After securing the port of Basra, which had some strategic value, the army was ordered to march on up the Tigris and take Baghdad, which had no real value to Britain.  In December 1915 the British-Indian garrison at Kut-al-amara came under seige and it proved impossible to relieve the 8,000 or so men stationed there, who were taken captive in April 1916. Eventually Baghdad was captured, but at great cost in lives. The conditions in which the British and Indian troops found themselves were truly appalling - searing heat and dust in summer, bitter cold, flooding and mud in winter, along with insects and vermin, disease and dehydration, poor supplies and inadequate medical support.
Hospital Ship 1 on the Tigris c 1916
By E. E. Jones [Public domain], via Wikimedia Commons

These  diaries written by a doctor who served in Mesopotamia and a soldier transferred from the Territorial Forces in India give some insights into what it was like. Around 92,000 British and Indian soldiers died (including Robert Palmer, the soldier who wrote the diary), most of them from infections and disease.

Fortunately Thomas Henry returned to England with no lasting physical injuries, but who knows what mental scars he and others like him carried.

(More pictures and information can be found at

UPDATE; see At last - a regiment for Thomas Henry Ward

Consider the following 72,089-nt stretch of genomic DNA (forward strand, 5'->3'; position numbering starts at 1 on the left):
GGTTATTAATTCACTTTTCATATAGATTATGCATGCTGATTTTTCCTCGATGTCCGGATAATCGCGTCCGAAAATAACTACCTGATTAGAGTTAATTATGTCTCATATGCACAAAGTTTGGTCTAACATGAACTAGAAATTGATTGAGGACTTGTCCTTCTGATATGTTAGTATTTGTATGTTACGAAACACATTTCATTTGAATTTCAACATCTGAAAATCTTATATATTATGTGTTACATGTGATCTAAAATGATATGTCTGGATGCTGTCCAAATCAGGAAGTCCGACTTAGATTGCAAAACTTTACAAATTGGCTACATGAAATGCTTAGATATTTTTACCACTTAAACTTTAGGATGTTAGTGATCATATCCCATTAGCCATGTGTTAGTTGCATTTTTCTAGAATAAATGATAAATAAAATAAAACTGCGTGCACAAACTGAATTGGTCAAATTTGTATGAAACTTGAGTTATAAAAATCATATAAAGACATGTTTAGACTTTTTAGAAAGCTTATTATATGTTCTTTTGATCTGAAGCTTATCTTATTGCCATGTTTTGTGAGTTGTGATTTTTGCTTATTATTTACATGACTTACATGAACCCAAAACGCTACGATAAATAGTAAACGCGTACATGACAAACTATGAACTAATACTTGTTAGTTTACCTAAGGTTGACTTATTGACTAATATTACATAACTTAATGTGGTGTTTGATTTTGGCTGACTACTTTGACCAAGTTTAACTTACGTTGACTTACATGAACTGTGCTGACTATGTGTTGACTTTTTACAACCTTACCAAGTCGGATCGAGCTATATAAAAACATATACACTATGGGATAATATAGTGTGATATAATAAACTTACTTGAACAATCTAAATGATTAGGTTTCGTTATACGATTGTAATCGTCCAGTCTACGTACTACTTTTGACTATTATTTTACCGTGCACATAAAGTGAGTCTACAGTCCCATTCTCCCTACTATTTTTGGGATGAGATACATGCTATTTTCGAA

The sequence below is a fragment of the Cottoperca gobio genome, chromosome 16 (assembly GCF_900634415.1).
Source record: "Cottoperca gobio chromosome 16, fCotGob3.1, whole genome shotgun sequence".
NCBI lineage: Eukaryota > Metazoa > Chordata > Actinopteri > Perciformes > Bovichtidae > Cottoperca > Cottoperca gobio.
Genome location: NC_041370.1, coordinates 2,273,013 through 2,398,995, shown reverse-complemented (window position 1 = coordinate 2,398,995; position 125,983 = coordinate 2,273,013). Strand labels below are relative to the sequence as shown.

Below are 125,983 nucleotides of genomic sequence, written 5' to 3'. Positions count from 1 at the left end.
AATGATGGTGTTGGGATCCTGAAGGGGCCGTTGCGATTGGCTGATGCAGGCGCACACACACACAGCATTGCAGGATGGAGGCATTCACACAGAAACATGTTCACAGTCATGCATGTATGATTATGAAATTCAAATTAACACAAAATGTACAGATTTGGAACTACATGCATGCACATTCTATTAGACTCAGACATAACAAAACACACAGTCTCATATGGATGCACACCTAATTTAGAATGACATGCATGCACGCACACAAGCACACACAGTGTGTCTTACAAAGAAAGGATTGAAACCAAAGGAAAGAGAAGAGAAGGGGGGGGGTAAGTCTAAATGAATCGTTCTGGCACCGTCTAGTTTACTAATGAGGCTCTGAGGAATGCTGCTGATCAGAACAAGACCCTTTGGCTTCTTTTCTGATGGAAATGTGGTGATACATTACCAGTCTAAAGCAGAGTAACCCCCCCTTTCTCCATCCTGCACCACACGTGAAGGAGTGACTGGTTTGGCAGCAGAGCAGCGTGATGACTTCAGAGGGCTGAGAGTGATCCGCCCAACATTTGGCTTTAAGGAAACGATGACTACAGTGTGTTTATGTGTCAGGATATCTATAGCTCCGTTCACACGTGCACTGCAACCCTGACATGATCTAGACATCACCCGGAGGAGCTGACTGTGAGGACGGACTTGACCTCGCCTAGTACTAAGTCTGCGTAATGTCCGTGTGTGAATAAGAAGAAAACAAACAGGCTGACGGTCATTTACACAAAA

Sunday, November 4, 2012

Children of Thomas and Frances Ward

Here's a brief summary of the lives of the children of Thomas Ward and Frances (nee Dickinson).

John (1803) was born while the family were still living in Charnock Richard near Chorley, and was baptised at St Laurence, Chorley. He became a joiner like his father. John would have been about 10 years old when Thomas died.

Sometime before the age of 25 he moved to Liverpool. He married Rosa Connor at St Peter's in Liverpool in 1828. Rosa was recorded as being from Cheshire in every census except in 1871, when she was said to be from Ireland.  They had four children (that I'm aware of) - Frances (1829), Ann (1831), Ellen (1834) and John (1838). The family moved to West Derby, near Liverpool, after 1851.

John died sometime between the 1871 and the 1881 census, possibly towards the end of 1872 in West Derby.

Margaret (1805) was born in Walton Le Dale. She married Peter Warburton Lowe at Manchester Collegiate church (later Manchester Cathedral) in 1838. Peter was the son of Joseph and Mary Lowe and was born in Rainow, Cheshire. Margaret and Peter had four recorded children - Joseph (1839), Thomas Henry (1841), Fanny (1842) and Roger Leigh (1847). They continued to live in Salford.